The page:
AESA Radars Are A Highlight of Aero-India

By Bill Sweetman

Active electronically scanned array (AESA) radar technology is a requirement for India’s Medium Multi-Role Combat Aircraft (MMRCA) competition, the biggest in the world. Consequently, a lot of maneuvering was apparent at the Aero India show last month, as fighter manufacturers worked to define their AESA answers and (in some cases) stall competitors.

Boeing’s F/A-18E/F Super Hornet has the simplest answer. Raytheon’s APG-79 radar is standard on the Block 2 airplane, the current variant, and Boeing has not indicated it’s considering alternatives. This allows Boeing to wave a low-risk banner, offering, essentially, the aircraft flying with the U.S. Navy and on order for Australia.

Lockheed Martin had a choice of three radars. Raytheon’s Advanced Combat Radar (RACR) and Northrop Grumman’s Scalable Active Beam Radar (SABR) fit in an F-16, but Lockheed ultimately chose Northrop Grumman’s APG-80, in service in the United Arab Emirates’ F-16E/F. Two reasons are behind this, says Northrop Grumman: The proposed F-16IN for India is similar to the E/F and can accept the APG-80, which needs more power and cooling than RACR or SABR, and is lower risk. Northrop Grumman says no APG-80 antennas have had to be repaired, in normal use, since tests started over four years ago. “The antenna will outlast the airframe,” the company says. A few modules might fail over its lifetime, but they won’t affect performance enough to make it worth unsealing the radome and replacing them.

Eurofighter holds a unique view of the AESA issue. Executives say the Selec Captor mechanically scanned array (MSA) beats any in-service AESA for the Typhoon’s mission. A clue to their thinking emerged at an Aero India seminar. Peter Gutsmiedl, senior vice president of engineering at EADS Military Air Systems, pointed out ways in which an AESA could be integrated into Typhoon, including small side arrays, an azimuth gimbal and the so-called “swashplate” radar, a canted antenna on a rotating mount. The goal is to overcome drawbacks of a fixed AESA: narrower field of view than an MSA and diminishing effective aperture and performance at the edges of that field.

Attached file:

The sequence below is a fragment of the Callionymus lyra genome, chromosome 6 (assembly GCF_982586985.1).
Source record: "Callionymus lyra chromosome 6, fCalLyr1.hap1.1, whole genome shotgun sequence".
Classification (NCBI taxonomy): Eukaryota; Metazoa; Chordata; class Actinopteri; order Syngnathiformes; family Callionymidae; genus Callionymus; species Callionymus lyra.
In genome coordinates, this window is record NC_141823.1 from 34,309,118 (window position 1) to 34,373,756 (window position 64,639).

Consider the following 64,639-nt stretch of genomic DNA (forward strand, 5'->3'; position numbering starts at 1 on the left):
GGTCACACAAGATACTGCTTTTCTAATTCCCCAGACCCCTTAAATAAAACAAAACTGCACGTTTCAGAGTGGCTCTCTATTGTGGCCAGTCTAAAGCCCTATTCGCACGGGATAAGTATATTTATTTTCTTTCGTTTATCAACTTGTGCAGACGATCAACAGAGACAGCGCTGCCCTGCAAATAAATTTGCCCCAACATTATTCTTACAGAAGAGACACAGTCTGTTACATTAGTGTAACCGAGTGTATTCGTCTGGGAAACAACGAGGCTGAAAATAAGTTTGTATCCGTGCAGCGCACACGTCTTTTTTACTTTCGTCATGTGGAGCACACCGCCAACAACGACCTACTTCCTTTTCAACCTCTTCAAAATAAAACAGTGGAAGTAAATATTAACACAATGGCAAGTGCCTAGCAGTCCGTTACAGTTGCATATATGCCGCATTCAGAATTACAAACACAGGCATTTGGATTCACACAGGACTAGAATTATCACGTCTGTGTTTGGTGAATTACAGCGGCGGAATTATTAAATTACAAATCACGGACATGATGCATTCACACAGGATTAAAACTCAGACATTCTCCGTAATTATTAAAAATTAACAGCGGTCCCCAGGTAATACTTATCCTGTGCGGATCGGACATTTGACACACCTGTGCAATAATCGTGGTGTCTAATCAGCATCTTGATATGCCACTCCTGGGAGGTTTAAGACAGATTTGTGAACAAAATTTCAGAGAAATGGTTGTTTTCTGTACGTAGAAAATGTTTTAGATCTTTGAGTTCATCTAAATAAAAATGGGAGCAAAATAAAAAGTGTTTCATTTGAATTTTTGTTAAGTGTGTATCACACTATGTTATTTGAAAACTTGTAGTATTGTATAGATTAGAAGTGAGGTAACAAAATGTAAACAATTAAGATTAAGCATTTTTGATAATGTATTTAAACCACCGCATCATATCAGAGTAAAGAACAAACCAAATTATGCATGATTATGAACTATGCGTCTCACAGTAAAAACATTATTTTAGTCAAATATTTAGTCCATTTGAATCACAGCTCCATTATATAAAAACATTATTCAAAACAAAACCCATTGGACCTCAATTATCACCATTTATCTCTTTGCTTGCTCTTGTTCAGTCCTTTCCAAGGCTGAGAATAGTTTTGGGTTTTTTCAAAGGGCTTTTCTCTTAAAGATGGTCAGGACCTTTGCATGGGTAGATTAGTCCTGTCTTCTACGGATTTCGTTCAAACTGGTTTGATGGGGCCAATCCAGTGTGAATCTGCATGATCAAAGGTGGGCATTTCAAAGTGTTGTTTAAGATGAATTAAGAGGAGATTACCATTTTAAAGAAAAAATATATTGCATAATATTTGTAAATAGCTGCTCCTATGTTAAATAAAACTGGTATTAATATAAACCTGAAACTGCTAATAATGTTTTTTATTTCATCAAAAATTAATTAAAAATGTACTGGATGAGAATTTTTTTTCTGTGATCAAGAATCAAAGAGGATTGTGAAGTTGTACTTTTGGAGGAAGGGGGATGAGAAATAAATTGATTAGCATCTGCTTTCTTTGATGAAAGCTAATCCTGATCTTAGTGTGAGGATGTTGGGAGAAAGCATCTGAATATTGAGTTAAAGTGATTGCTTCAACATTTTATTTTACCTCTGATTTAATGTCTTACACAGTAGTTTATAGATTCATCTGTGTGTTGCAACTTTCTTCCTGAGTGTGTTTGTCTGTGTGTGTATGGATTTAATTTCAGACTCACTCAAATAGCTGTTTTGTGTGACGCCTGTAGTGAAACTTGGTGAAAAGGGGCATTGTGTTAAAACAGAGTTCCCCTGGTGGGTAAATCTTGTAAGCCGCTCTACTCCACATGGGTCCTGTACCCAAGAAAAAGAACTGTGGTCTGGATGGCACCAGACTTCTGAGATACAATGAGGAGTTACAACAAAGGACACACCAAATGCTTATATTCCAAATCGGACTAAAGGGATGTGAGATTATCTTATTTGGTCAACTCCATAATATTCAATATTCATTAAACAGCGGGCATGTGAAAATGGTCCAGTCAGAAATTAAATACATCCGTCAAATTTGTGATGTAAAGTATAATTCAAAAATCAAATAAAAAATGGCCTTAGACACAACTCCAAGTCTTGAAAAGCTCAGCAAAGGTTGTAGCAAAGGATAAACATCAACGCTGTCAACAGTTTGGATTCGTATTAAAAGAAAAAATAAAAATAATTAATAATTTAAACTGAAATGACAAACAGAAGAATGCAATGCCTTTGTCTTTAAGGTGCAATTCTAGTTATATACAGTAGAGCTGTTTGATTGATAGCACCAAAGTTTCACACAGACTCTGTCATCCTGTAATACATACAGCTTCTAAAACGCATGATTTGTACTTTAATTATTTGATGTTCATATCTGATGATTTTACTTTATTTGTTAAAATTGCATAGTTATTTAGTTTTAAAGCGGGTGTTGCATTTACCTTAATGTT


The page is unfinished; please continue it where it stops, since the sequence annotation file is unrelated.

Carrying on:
Meanwhile, a spat between France and Sweden is developing. In 2007, Saab struck a deal with Thales to provide an AESA antenna for the Gripen Demo program, to be mated with the signal processor from the JAS 39C’s Saab PS-05 MSA radar. The Thales AESA replaced the passive-scan antenna of Rafale’s RBE2.

But three things happened: Thales and Dassault were given the go-ahead to develop and produce the AESA for Rafale; Dassault has taken a large shareholding in Thales; and the Gripen NG has emerged—in India and Brazil—as a competitor to Rafale. Thales will honor the Gripen Demo contract but its AESA will not be available for a production NG.

Sweden has talked about RACR, but would prefer the PS-05/A’s “back end” modules for ease of integration and to stay away from control issues associated with U.S. components. The answer may lie with Selex, which, first as Ferranti, then as GEC-Marconi and subsequently as BAE Systems, was Sweden’s partner on the original PS-05/A.

Selex, in accordance with the philosophy of John Roulston, leader of the Captor design team, has been working on simpler, lower-cost ­AESAs—in fact, its first production contract was not for a fighter radar but a retrofit to U.S. Coast Guard HC-130s. Its Vixen series of forward-looking radars, banned by the U.S. from South Korea’s F/A-50, also received a launch order from U.S. Customs and Border Protection, with the 500-module Vixen 500 to be integrated on Cessna Citations.

It’s not surprising, therefore, that Saab is in talks with Selex about using its AESA technology in the Gripen NG radar. The NG is not competing with the Typhoon except in India. It is also unlikely (as different as they are) that both aircraft would make an MMRCA short list.

Photo: Bill Sweetman

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